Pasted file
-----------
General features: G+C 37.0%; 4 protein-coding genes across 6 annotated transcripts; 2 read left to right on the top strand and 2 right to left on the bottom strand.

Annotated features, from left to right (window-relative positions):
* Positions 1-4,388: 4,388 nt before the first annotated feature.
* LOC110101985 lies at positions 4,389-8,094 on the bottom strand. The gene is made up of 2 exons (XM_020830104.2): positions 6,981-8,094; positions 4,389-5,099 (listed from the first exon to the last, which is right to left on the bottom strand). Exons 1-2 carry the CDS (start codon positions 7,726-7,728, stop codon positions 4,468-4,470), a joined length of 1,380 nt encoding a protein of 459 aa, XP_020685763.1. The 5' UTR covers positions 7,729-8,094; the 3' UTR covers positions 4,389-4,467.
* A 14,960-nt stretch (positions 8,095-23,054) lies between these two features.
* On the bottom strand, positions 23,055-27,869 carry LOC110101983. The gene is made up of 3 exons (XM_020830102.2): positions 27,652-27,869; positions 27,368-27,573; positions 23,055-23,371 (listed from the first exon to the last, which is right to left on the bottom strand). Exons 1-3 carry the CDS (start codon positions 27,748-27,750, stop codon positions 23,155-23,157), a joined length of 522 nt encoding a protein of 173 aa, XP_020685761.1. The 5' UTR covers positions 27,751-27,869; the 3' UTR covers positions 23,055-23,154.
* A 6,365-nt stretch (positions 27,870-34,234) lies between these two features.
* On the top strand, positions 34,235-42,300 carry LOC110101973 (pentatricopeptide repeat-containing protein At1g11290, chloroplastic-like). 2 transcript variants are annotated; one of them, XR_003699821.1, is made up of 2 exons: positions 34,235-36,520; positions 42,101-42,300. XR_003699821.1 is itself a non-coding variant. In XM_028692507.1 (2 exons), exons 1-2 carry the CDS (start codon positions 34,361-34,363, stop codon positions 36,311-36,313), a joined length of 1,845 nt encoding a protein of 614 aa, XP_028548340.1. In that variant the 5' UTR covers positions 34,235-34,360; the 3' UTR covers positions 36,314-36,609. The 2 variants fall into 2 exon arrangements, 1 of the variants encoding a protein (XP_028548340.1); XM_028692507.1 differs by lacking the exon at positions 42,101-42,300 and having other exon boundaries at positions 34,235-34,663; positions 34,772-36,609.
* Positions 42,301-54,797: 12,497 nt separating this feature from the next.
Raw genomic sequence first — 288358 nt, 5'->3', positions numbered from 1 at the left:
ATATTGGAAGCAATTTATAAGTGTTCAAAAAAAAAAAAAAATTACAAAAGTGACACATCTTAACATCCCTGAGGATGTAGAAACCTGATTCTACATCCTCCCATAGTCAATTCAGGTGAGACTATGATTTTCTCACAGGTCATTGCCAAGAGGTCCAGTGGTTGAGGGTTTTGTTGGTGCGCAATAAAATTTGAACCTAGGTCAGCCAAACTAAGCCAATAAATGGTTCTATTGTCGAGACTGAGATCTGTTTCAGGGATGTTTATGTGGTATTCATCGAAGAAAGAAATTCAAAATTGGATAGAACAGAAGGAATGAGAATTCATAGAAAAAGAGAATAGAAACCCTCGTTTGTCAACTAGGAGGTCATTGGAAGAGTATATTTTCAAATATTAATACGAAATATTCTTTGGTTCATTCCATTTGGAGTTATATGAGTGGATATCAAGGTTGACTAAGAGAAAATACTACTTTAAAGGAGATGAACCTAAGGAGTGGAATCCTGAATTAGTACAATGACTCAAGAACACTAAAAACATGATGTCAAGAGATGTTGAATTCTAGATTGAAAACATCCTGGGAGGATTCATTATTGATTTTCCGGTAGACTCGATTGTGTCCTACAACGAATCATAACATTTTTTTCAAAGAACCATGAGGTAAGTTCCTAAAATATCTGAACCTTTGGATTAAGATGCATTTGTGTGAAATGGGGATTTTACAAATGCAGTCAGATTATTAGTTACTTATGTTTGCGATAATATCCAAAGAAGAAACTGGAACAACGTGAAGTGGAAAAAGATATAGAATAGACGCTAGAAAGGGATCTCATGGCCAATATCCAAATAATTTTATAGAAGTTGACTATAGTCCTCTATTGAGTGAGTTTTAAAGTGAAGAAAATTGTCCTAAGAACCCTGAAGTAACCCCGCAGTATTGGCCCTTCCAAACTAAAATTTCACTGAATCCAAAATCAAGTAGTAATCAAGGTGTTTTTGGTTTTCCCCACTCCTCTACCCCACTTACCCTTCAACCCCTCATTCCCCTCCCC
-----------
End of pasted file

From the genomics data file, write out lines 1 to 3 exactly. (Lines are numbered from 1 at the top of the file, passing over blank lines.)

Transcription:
General features: G+C 37.0%; 4 protein-coding genes across 6 annotated transcripts; 2 read left to right on the top strand and 2 right to left on the bottom strand.

Annotated features, from left to right (window-relative positions):
* Positions 1-4,388: 4,388 nt before the first annotated feature.